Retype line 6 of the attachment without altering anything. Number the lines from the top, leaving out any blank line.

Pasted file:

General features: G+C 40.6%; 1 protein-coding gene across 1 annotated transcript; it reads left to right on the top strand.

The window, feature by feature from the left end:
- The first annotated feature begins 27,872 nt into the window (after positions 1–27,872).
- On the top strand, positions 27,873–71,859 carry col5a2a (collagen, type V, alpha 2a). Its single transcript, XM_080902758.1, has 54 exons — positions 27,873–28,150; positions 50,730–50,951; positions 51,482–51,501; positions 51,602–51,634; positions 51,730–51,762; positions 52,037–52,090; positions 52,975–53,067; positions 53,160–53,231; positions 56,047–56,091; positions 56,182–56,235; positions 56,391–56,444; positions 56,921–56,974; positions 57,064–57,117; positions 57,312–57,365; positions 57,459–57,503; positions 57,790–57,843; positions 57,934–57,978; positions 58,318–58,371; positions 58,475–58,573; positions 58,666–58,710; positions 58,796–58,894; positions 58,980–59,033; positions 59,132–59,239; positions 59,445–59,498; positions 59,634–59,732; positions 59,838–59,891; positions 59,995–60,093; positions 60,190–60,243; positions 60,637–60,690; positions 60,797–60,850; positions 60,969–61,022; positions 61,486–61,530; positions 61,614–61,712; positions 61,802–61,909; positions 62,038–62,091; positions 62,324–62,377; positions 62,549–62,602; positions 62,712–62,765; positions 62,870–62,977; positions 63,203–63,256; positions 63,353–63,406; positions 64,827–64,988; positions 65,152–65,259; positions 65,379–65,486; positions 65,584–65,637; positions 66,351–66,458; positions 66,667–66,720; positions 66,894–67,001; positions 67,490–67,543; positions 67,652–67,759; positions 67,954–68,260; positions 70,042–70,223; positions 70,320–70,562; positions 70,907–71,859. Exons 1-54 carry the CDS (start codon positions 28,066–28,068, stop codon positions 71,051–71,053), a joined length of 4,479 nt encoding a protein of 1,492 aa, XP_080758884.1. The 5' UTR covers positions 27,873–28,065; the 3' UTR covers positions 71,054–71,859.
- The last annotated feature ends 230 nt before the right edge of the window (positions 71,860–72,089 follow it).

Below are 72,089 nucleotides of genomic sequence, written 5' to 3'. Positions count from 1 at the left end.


Below are 72,089 nucleotides of genomic sequence, written 5' to 3'. Positions count from 1 at the left end.